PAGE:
Why do smoke and hot air go up a chimney?
You probably are wondering if there is any science behind a good chimney draft. Why is the smoke going up the chimney instead of going all over the place in your room? Anyone who has ever lit a fire knows that while most of the smoke goes up, some of it still travels to other areas of the room. So why, with chimneys, most of the air goes outside?
If you’ve studied physics and convection before, you know that warm air will expand and then begin to rise because of buoyancy. This is why the ceilings of the room tend to have warmer temperatures as compared to the floor. Warm air goes up, cold air goes down. This is often referred to as the stack effect, and the rest is up to wind and traveling air.
If the home is insulated properly, with no way for the smoke or air to escape, then it would probably travel through the whole room. However, one more law of physics says that it’s not the cold air that comes in; it’s just the cold air that goes out. Therefore, when you crack open a window, all that will happen is that the warm air will get out.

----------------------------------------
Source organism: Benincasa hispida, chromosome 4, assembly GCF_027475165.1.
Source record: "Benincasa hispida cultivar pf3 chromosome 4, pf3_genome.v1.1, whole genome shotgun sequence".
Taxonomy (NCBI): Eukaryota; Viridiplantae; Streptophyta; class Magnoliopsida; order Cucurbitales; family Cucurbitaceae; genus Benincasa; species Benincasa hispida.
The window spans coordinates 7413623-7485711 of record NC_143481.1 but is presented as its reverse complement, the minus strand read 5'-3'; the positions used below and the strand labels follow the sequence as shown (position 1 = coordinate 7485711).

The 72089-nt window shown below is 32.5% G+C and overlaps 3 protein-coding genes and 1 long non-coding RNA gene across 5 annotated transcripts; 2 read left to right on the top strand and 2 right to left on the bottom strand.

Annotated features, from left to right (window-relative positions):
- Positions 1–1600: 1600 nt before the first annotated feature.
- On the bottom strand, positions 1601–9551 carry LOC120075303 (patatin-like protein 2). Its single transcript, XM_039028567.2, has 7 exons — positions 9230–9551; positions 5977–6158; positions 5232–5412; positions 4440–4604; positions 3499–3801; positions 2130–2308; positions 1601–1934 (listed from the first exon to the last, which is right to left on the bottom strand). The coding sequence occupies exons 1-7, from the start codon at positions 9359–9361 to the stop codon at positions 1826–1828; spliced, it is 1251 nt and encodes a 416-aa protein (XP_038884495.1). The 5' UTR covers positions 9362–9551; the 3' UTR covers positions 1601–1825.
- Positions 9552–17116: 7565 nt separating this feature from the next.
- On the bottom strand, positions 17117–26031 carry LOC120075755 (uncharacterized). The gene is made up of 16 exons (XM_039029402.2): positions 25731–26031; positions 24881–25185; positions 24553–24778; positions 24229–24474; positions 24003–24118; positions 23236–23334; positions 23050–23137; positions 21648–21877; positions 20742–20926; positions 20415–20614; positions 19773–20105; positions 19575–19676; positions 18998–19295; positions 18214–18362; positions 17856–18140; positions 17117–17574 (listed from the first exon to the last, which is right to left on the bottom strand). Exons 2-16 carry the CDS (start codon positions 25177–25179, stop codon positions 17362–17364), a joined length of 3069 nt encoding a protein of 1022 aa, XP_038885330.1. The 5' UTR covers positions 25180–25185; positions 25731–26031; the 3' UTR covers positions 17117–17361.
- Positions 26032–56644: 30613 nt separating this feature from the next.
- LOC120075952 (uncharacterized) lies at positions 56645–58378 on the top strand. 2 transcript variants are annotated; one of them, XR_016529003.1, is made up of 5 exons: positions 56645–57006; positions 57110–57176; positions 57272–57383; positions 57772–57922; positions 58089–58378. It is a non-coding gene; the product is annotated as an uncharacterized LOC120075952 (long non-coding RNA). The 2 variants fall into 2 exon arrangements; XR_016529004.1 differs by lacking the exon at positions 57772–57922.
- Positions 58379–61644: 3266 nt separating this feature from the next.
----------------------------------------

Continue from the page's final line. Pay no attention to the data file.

The same thing happens with chimneys. When you are burning a fire, there is a lot more smoke and hot air as compared to your traditional radiator – so, while some of that air will efficiently warm up your house, the rest will have to find a way to be released. Chimneys offer that “escape route,” and when the hot air finds that flow, it will automatically go up. It is simply a result of that stack effect we are talking about.
If a chimney is constructed properly and allows for airflow, then the smoke and hot air will go up. If it’s constructed poorly or has a blockage, then you may need to bring a chimney pro to take a good look at it.